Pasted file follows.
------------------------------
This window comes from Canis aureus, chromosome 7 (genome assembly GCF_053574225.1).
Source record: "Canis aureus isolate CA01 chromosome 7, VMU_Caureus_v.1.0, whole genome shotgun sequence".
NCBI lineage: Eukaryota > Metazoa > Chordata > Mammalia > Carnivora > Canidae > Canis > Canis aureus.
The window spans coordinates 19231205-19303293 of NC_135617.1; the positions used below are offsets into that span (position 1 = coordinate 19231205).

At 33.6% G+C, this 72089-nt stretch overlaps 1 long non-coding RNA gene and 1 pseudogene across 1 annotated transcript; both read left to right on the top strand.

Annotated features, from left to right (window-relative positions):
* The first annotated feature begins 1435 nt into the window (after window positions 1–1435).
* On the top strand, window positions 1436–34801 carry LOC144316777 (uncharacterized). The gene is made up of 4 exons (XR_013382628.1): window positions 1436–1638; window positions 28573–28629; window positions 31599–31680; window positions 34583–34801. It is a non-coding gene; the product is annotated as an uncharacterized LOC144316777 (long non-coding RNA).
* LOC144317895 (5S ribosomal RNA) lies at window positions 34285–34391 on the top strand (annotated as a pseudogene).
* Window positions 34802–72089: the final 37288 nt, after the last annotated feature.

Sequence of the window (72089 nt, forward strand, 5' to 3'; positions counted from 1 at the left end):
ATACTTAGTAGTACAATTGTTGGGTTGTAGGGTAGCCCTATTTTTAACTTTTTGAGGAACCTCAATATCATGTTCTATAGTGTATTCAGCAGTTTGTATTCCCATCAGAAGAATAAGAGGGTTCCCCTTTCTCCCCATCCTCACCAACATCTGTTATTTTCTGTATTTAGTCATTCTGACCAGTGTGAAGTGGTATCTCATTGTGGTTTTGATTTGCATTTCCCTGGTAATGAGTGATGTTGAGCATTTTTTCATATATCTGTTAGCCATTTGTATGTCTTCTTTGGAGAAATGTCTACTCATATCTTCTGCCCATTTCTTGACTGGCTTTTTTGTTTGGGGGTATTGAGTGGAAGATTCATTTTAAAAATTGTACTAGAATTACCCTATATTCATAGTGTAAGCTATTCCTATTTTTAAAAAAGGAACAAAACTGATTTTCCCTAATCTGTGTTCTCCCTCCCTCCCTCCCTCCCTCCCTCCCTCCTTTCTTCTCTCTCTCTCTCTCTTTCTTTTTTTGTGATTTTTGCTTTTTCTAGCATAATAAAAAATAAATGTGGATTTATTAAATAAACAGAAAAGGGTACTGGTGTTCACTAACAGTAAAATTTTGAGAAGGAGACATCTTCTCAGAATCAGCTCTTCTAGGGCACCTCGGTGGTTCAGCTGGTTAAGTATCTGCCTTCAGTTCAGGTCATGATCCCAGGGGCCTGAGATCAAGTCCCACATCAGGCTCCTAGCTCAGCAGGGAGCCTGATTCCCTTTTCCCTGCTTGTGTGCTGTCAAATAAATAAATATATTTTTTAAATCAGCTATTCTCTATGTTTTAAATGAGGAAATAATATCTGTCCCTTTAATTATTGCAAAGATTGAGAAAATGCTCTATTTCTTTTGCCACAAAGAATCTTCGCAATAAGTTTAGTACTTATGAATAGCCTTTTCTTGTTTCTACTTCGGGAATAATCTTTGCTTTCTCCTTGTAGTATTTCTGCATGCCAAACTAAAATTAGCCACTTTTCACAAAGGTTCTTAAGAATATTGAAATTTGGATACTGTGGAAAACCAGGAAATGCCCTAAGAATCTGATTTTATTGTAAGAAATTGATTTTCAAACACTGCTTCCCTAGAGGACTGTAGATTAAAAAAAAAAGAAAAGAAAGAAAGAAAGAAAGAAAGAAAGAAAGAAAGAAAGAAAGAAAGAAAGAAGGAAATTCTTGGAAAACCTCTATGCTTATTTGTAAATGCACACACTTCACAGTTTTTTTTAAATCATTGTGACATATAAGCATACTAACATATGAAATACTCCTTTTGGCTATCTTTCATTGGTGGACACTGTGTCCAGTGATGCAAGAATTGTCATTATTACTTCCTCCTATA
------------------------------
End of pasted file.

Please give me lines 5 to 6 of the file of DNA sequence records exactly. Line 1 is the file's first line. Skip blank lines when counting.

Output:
At 33.6% G+C, this 72089-nt stretch overlaps 1 long non-coding RNA gene and 1 pseudogene across 1 annotated transcript; both read left to right on the top strand.

Annotated features, from left to right (window-relative positions):